England is discussing (or has passed, I'm not sure) laws dealing with parent involvement. They feel there's too much and I think they're talking about the upper grades. Of course I won't do their homework and take their tests for them but I'll sit at the table and help them over the rough spots, especially with math. There is, to me, no point in filling pages with incorrect numbers because they don't know what they're doing. That is reinforcing misunderstanding of procedure. The more they do it wrong, the more it will be fixed in their brains and they will go through life forgetting to borrow or carry. (Or invert fractions - whatever they're working on). If the teachers don't check individual homework, then I think I must.

Just throwing it out here in case anyone has feedback.

I'm loving my new keyboard and mouse. The mouse turns itself off and it took me a while to figure out why it wouldn't work. Got it now. All asleep now including hubby; a good time to listen to my new Enya once more. I played it yesterday but there was too much going on to hear much. I have all her cd's except one copied from my originals to Music Match so I may just line them up starting with the newest and go to sleep. (After I finish laundry, of course).

3 comments:

ipodmomma said...

what I've been able to gather about the homework issue not much, as I have been off TV and web for a day or so. but Peter and I were having dinner at a pub a few weeks ago, and overheard a gal who works there talking to some people about the amount of work that her kids had to do... sounded like a lot to me. and that she'd come home and they'd be up still midnight trying to get assignments sorted. sounds like a lot of busy work, but then, I can't really be sure.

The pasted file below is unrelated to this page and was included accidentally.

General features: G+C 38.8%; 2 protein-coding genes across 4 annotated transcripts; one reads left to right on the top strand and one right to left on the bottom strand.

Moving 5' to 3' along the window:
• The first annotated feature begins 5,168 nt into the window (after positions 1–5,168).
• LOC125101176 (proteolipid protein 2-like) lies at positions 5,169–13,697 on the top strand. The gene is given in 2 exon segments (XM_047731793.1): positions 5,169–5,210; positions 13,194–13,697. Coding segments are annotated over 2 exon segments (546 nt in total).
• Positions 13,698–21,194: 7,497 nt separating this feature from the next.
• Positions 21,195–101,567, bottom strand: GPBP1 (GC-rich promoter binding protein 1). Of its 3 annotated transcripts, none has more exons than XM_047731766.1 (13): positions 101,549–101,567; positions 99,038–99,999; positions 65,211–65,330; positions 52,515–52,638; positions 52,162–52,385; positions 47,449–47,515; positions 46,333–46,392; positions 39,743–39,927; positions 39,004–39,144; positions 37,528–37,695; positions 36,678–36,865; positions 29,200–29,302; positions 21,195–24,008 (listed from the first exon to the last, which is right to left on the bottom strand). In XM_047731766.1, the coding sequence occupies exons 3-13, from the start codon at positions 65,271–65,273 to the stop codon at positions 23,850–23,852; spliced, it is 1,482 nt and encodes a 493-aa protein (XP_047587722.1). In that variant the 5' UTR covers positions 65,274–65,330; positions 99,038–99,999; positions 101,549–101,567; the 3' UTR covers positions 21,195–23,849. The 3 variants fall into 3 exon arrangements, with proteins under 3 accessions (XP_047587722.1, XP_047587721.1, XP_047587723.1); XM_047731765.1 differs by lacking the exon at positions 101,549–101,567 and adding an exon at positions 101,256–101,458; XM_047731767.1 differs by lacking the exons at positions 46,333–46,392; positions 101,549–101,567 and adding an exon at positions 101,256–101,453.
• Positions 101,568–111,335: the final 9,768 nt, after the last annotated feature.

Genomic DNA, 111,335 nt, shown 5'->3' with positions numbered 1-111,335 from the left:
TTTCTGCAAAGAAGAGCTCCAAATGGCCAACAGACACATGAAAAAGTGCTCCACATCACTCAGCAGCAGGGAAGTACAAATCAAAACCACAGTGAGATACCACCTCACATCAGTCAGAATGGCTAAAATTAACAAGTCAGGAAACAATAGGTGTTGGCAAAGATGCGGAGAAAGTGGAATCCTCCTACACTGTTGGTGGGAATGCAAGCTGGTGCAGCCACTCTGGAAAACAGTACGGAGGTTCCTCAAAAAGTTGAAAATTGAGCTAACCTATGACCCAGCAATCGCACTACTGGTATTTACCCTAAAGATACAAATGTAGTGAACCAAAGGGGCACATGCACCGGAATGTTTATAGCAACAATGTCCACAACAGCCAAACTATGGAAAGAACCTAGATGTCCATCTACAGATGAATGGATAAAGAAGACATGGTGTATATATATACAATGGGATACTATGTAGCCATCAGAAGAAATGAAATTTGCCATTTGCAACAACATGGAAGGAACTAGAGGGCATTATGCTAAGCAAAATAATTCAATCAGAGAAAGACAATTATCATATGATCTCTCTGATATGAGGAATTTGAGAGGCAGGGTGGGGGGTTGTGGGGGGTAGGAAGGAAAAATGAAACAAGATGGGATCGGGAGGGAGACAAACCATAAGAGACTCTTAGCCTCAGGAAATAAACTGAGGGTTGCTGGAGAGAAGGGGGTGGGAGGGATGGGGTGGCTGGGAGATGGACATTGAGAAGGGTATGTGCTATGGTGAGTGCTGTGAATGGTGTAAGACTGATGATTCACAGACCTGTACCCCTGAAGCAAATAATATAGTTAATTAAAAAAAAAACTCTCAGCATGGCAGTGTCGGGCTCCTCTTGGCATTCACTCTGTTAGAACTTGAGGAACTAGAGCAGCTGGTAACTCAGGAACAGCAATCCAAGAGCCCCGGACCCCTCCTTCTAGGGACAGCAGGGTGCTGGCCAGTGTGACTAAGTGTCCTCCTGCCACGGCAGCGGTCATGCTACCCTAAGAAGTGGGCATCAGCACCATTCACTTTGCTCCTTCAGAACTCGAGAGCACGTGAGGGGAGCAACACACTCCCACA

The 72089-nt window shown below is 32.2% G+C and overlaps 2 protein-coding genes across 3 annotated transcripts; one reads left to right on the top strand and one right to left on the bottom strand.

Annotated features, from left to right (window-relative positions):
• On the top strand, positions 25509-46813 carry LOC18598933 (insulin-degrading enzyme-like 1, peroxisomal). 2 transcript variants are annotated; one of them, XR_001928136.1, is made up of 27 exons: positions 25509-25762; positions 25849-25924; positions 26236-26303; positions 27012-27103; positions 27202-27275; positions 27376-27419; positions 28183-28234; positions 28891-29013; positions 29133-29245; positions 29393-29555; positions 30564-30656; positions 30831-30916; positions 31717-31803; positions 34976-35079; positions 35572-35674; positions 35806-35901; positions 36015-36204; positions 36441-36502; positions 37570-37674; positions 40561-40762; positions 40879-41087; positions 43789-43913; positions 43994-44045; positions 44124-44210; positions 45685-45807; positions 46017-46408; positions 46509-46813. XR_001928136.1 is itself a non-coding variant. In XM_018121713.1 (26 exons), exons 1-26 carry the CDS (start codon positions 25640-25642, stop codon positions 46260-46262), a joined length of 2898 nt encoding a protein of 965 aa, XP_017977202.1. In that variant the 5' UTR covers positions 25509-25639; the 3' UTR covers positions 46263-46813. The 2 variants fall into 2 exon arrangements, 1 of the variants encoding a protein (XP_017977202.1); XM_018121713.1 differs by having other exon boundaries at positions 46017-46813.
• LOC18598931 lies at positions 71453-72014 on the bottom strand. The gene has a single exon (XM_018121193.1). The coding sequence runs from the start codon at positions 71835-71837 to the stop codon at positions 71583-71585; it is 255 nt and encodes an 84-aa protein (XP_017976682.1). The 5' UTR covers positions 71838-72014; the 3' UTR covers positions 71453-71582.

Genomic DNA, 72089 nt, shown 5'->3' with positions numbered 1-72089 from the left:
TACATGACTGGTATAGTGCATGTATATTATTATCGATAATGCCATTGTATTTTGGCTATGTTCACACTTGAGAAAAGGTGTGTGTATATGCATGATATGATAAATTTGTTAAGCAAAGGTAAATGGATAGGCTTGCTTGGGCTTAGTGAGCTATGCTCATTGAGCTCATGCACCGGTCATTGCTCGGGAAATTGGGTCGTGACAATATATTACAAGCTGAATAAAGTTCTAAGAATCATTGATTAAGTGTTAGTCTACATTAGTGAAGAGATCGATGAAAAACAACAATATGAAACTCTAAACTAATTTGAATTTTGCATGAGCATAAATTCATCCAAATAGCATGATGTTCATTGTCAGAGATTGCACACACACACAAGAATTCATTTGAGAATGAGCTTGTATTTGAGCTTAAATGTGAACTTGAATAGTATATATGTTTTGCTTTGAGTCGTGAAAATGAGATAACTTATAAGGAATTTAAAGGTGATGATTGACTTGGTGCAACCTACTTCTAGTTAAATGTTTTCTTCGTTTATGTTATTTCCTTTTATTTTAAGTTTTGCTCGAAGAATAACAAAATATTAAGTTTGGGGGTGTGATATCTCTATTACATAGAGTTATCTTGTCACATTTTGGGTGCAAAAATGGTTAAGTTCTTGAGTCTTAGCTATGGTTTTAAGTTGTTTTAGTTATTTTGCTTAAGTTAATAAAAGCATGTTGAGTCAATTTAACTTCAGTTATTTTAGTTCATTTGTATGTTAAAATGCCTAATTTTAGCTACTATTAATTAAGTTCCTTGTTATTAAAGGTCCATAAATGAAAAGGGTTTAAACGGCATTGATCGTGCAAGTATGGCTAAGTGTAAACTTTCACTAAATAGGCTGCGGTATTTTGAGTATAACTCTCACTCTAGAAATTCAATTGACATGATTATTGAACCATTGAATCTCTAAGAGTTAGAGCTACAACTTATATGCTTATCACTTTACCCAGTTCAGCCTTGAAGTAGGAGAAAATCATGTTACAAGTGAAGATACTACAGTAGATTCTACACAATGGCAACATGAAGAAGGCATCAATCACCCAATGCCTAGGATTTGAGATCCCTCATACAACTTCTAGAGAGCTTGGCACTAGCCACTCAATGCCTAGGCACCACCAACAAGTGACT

what it SEEMS like to me is that the govt' here wants lots of targets met, and one way to do that is through paperwork, that sort of thing. but then something came out yesterday that the brightest kids coming out of public schools aren't getting the same university places as kids from private schools.

but then a lot of that stuff I gloss over because it just doesn't apply to us in more ways than one.

lots of bullying here though. always hearing about that.

sounds like you all are enjoying your last few days off. we had a nice lazy Saturday, and no snow. that's always a plus for me.

Mother Damnable said...

Just wanted to say, I've been to Hollister, on honeymoon, the car broke down and there were no motel rooms because there was a rabbit breeders convention in town! At the last motel the owners, very kindly allowed us to stay on their guest bed.

My son's Grandmother Ann used to live in Bakersfield.

Good to meet you Ipodmomma, I checked out your blog a few days ago and I love your work.

Dancing Till Dawn............

Andrea said...

From what I hear in Canada a lot of [arents have been compaining about the TONS of homework their kids are getting. I agree that some is necessary and also agree that some parental supervision is sometimes necessary but the amount is getting crazy. A lot of kids are finding it hard to be kids.
when I was in school the kids on a school sports team had a spare block to work on homework. Great, but what about the people like me who had an activity (horses) that was not a school sport. Made for some late nights and a few unfinished assignments.

Here in Japan kids do school homework and after school school. It is all rediculous.